Weekly Reading from 09.05.19
Photography. The public imagination has always regarded athletes as somewhat as mythical, and this tendency has undoubtedly grown since the introduction of photography. Who Shot Sports: A Photographic History, 1843 to the Present, which accompanied the 2016 exhibition of the same name, chronicles the rich history of sports photography, including photographers—from Eadweard Muybridge to George Silk to Rineke Dijkstra. In the N.B.A. world, the role of the photographer has changed significantly such that most official photos are taken to bolster the Instagrams of players, teams, and photographers themselves. The protection of private moments between players is, unsurprisingly, increasingly impossible. An exhibition at the Arab World Institute in Paris (on view through 21 July) turns to soccer photography and memorabilia to reveal the relationship with soccer and power, as well as the game’s ability to mask or diminish unsavoury politics.
– Artsy | The New York Times | The New York Times
Caster Semenya. Last week, the highest court for international sports, the Court of Arbitration of Sport, ruled that such athletes could be banned unless they took medication to reduce their testosterone levels. South African Olympic champion, Caster Semenya, who is hyperandrogenic, meaning that she has a much higher level of T, challenged the court (and lost) after refusing to take medication. Many are speaking out against this discriminatory ruling, as elite sports are, by their very nature, an uneven playing field. The ruling will disproportionately affect women from the Global South, who have long suffered from racist sex testing in sports. Finally, what does this ruling mean for transgender athletes?
– The Guardian | Quartz
Bodybuilding. How have artists engaged with the notion of bodybuilding? Artist and writer Hannah Black collages text, intense rock music, architectural imagery, and bodybuilders in a video work called Bodybuilding. “Having a good size body seems to be dream”, she narrates, critiquing the body building industry as almost grotesque. Years prior, writer and cult figure Kathy Acker, an active bodybuilder herself, offered a more positive view on the sport in Against Ordinary Language: The Language of the Body. By rejecting the characterisation of bodybuilding as unintelligent, she found instead new artistic possibilities through the process of writing immediately after pushing her body to its limits.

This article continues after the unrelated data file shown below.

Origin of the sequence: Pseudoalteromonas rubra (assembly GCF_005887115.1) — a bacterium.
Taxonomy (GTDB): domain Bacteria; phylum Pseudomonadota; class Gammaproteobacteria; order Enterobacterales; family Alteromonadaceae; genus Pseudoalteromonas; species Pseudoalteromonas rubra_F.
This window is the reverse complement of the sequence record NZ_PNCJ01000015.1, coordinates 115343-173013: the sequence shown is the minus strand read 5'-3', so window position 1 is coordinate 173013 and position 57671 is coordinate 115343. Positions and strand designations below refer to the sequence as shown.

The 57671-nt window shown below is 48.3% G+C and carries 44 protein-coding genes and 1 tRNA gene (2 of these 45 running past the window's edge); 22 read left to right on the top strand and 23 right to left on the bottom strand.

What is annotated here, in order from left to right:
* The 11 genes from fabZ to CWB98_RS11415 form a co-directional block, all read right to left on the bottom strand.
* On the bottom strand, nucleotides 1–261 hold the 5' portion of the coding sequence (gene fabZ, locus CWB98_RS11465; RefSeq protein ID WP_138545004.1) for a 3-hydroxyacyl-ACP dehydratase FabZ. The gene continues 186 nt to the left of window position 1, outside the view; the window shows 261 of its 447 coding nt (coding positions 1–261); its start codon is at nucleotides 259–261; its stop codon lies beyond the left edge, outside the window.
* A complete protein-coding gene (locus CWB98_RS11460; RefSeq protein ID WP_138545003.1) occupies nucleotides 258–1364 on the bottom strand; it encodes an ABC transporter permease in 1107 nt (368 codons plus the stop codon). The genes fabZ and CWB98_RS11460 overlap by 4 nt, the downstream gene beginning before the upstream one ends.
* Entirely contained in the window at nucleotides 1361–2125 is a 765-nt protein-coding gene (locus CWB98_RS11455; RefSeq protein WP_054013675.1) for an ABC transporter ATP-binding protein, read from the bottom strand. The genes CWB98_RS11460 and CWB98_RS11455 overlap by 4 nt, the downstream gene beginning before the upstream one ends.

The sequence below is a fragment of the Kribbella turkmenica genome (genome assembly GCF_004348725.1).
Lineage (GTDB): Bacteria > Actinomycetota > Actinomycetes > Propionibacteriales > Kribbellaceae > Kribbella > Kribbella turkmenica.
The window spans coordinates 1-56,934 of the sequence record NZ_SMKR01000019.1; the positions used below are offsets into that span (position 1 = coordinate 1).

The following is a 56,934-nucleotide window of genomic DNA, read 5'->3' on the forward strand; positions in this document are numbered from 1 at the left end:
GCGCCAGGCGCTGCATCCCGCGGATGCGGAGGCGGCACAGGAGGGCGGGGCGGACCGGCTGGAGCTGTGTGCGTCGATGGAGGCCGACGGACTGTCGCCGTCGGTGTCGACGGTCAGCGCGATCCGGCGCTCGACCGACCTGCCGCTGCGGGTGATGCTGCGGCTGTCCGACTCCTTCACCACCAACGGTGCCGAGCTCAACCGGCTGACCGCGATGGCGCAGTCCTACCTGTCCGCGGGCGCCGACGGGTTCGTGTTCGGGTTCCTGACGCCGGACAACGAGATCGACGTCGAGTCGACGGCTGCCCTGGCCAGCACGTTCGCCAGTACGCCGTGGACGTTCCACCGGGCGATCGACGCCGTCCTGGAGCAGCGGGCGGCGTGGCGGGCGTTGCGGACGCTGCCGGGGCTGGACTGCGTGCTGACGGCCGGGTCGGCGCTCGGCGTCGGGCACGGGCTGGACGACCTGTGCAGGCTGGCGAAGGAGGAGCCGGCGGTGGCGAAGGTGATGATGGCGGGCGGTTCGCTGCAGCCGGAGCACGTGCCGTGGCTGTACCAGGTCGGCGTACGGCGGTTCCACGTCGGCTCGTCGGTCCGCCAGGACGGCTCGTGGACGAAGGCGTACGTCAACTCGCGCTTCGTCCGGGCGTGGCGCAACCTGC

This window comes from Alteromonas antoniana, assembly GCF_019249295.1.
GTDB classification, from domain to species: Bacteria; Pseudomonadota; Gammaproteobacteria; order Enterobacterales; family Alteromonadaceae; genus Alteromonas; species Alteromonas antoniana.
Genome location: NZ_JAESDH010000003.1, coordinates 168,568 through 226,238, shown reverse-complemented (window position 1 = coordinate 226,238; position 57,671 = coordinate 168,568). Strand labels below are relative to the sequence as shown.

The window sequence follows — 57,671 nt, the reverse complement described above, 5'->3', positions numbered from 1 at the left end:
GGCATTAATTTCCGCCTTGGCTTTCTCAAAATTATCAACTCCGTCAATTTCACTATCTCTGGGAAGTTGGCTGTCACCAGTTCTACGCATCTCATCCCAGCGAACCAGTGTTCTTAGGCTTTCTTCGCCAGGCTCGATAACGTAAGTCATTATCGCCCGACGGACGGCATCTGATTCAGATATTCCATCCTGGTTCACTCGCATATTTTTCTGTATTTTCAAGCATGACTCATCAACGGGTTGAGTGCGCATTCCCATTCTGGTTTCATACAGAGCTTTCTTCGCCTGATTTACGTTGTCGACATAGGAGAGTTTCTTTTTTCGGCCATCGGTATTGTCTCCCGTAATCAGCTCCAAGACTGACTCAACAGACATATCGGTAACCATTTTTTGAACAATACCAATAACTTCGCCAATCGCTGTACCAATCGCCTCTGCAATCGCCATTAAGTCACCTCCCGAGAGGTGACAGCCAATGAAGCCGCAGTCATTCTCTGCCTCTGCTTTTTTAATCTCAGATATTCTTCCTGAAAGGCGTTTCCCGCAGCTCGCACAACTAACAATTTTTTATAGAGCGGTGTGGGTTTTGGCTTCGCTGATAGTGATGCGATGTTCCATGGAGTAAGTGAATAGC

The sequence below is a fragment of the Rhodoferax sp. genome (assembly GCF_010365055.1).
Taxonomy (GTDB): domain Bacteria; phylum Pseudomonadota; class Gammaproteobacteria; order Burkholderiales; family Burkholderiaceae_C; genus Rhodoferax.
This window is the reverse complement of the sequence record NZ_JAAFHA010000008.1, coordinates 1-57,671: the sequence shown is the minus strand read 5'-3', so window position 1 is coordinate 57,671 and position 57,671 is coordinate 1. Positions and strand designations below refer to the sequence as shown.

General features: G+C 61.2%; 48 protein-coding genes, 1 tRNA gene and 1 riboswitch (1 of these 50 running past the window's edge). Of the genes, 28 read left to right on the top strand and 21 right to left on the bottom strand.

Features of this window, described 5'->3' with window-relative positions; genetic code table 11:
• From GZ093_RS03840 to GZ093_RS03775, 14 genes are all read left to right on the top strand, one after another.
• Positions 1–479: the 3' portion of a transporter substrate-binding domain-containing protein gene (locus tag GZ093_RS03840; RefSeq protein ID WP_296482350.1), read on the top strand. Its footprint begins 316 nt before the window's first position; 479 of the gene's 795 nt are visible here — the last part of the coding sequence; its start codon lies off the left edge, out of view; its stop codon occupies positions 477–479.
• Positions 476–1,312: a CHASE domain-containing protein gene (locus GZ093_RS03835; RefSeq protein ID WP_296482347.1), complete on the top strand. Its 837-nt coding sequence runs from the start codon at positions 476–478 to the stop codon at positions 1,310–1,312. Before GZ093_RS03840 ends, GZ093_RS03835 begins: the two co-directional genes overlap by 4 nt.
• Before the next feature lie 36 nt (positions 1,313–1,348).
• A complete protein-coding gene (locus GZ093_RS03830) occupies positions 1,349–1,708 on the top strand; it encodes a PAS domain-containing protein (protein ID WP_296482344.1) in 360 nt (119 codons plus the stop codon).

– Hannah Black | Kathy Acker
Stadiums. Wild mushroom arancini, inbuilt seat warmers, microbreweries, and galleries: the amenities of football stadiums are becoming increasingly luxurious. In light of the new Tottenham Hotspur stadium, the FT’s Henry Mance questions the future of the sports industry, particularly its VIP sector. While Googling the match’s highlights after the fact, Mance wonders, who actually pays attention to the game? Due to be unveiled 9 September, Basel-based curator Klaus Littmann is planting 299 trees in the Wörthersee football stadium in Klagenfurt, Austria. The public art installation, soon-to-be Austria’s largest, is entitled For Forest: the Unending attraction of Natureand was inspired by a dystopian drawing by Max Peintner. Only viewable from the stands, the installation presents an eerie future in which trees only exist as spectacle in a world devastated by climate change.
– The Financial Times | The Art Newspaper
What is the relationship between bodybuilding and transcendence? Some argue that bodybuilding epitomises modern physical culture, materialism, liberalism, and life-enhancing biopolitics. German art historian Jörg Scheller begs to differ, understanding bodybuilding as a pursuit of or a means towards what he terms tra(i)nscendence. Through its associations with order and photogeneity—amplified by its relationship with photography—bodybuilding fulfils modernity’s quest for an earthly paradise, here and now.
– Jörg Scheller